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Coronavirus stimulus package: What Congress unleashing fiscal firehose means for U.S. economy

·3 min read

Congress unleashed “the fiscal firehose.”

That’s how Wells Fargo analysts characterized the Senate’s $2 trillion stimulus package making its way to the House Friday. Pressured by the brutal economic impact of the coronavirus pandemic, the Senate, known for paralyzing bouts of political dysfunction, settled on a bipartisan path forward and passed the largest economic rescue package in U.S. history late Wednesday night.

Approximately $454 billion of that stimulus will be directed toward a Federal Reserve emergency lending program which could have the potential cumulative effect of amplifying the potential size of the emergency legislation to $6 trillion, according to Wells Fargo.

“The passage of this fiscal stimulus bill gives us reasonable confidence that another Great Depression is not in the cards, and that a healthy bounce back in economic growth will occur starting this fall,” wrote Wells Fargo analysts Michael Pugliese and Hop Matthews.

The $2 trillion fiscal stimulus package includes $1,200 checks or direct deposit payments to individuals, with an additional $500 for each child. According to Treasury Secretary Steven Mnuchin, those checks will go out in three weeks.

House Speaker Nancy Pelosi of Calif., arrives on Capitol Hill in Washington, Friday, March 27, 2020. (AP Photo/Susan Walsh)
House Speaker Nancy Pelosi of Calif., arrives on Capitol Hill in Washington, Friday, March 27, 2020. (AP Photo/Susan Walsh)

The rescue package also adds to current unemployment benefits such as extending aid by an additional 13 weeks and increasing weekly payments by $600. Gig workers and freelancers will also be able to collect unemployment checks for the very first time.

Hundreds of billions of dollars worth of aid will be doled out to corporate America: $350 billion in loans to small businesses, $500 billion in bailout money for companies, including airlines; $100 billion has also been set aside for the nation’s hospitals dealing with the surge in coronavirus patients.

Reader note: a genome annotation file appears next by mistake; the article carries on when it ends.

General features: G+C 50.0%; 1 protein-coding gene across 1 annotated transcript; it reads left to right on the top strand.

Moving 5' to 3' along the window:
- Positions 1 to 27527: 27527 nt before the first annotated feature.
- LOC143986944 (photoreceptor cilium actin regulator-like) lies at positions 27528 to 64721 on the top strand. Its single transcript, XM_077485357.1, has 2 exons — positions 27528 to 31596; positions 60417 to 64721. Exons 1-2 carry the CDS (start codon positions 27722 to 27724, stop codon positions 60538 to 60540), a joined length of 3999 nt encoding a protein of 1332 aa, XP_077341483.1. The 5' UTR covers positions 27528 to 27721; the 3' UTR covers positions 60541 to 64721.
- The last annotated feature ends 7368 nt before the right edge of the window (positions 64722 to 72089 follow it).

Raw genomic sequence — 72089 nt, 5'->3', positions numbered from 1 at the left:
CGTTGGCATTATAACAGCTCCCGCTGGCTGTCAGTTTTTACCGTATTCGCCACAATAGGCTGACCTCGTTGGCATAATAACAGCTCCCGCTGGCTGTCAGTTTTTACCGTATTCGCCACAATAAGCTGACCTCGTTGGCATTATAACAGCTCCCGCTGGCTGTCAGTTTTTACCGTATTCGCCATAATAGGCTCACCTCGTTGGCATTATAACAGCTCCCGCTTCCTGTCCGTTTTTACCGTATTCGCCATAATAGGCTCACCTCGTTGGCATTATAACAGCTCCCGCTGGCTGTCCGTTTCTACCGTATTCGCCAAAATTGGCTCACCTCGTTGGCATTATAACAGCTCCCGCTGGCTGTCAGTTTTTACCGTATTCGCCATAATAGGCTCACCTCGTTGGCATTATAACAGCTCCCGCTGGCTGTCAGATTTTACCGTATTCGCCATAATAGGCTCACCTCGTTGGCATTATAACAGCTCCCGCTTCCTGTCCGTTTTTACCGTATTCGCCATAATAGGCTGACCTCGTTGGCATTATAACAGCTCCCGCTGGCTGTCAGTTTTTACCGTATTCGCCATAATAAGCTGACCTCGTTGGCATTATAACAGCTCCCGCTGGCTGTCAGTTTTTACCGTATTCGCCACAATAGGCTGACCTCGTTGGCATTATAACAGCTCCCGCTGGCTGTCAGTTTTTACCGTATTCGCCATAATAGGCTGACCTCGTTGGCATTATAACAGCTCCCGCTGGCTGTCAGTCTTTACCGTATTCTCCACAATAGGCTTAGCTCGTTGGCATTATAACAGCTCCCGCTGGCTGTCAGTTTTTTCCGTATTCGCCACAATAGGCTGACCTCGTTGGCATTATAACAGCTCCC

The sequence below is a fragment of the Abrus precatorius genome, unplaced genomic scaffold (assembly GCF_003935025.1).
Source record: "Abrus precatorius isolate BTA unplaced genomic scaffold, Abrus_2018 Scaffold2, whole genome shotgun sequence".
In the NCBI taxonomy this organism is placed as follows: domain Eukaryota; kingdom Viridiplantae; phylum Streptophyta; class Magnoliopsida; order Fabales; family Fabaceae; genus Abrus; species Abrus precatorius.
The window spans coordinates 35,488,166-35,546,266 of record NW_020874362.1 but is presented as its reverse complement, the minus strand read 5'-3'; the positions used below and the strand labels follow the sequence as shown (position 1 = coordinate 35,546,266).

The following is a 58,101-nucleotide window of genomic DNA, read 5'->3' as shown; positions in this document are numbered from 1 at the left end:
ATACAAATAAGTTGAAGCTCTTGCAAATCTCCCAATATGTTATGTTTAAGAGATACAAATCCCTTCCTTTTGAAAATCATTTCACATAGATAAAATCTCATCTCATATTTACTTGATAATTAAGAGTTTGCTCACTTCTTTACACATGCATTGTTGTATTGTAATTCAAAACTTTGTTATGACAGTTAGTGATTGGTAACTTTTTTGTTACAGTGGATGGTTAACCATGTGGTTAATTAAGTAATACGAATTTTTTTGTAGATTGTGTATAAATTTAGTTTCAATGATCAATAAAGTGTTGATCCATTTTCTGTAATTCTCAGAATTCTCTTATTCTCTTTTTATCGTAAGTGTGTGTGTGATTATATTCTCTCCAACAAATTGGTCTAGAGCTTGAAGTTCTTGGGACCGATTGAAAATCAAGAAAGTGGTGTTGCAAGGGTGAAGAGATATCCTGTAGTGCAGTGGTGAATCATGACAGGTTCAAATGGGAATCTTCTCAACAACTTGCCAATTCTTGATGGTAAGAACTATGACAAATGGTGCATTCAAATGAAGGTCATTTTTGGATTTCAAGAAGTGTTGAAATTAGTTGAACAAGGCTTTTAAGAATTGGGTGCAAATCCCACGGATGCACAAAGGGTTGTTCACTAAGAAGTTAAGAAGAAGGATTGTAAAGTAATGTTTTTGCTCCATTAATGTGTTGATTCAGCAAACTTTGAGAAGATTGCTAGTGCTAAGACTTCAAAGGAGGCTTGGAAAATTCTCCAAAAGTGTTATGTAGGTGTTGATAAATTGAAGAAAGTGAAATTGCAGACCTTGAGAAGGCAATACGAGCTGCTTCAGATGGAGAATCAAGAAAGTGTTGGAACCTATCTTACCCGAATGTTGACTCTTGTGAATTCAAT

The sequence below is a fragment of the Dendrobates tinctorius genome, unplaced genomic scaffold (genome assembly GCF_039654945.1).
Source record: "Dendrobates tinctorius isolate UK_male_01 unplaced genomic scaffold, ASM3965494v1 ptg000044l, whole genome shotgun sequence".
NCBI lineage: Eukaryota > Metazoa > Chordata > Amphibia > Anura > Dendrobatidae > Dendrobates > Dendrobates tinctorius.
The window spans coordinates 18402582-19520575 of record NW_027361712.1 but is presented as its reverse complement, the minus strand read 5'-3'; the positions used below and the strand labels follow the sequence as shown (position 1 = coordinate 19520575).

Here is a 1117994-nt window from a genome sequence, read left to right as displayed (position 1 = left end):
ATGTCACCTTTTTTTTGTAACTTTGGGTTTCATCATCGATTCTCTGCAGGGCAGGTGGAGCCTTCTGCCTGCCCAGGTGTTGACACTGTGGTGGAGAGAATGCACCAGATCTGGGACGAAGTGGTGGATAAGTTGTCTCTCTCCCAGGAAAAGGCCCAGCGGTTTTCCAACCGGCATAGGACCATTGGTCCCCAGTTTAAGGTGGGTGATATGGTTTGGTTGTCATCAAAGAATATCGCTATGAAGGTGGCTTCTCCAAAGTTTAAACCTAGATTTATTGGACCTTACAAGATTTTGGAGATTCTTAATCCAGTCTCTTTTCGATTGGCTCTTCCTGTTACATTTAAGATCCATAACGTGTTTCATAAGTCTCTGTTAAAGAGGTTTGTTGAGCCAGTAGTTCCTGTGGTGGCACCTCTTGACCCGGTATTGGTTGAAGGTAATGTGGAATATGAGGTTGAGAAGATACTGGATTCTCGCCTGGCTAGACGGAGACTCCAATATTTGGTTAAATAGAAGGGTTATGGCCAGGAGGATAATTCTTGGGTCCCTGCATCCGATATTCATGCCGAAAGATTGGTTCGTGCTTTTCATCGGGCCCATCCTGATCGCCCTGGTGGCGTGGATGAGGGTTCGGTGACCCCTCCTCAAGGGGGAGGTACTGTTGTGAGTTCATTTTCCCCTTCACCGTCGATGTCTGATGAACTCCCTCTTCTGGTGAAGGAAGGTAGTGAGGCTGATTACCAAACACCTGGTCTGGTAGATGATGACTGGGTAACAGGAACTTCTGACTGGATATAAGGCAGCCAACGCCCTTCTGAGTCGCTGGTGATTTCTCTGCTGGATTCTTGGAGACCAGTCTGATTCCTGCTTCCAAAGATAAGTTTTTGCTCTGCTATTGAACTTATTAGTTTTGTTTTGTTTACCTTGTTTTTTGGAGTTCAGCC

The legislation also includes tighter restrictions on how businesses can use their bailout money. “If the small businesses keep their employees, retain them, then they don't have to actually pay back the loans, they become grants,” Sen. Kirsten Gillibrand (D-NY) told Yahoo Finance. Major corporations will also be barred from engaging in stock buybacks. “[There’s] a restriction that for two years, they can't pay dividends, do stock buybacks or increase CEO pay,” said Gillibrand.

While the passage of the emergency rescue plan is encouraging, the coronavirus pandemic will continue to wreak havoc on the U.S. economy.

“This is not to say that the policies are ill-designed, but rather that until the COVID-19 outbreak is in check, fiscal and monetary policymakers are just buying time,” wrote Pugliese and Matthews.

With total U.S. income standing at roughly $900 billion per month, Wells Fargo estimates that households and businesses will be able to use the fiscal boost to keep up with their financial obligations for only a few more months. Over 3 million people filed for unemployment benefits in the week ending March 21.

The estimates for the impact of the coronavirus outbreak on the economy continue to be stunning. Second-quarter contraction projections on an annualized basis range from 24%, according to Goldman Sachs, to 40% as forecasted by Capital Economics. Wells Fargo projects that the $2.4 trillion fiscal year 2020 budget deficit will be historic, the biggest it’s ever been as a share of the economy since World War II.

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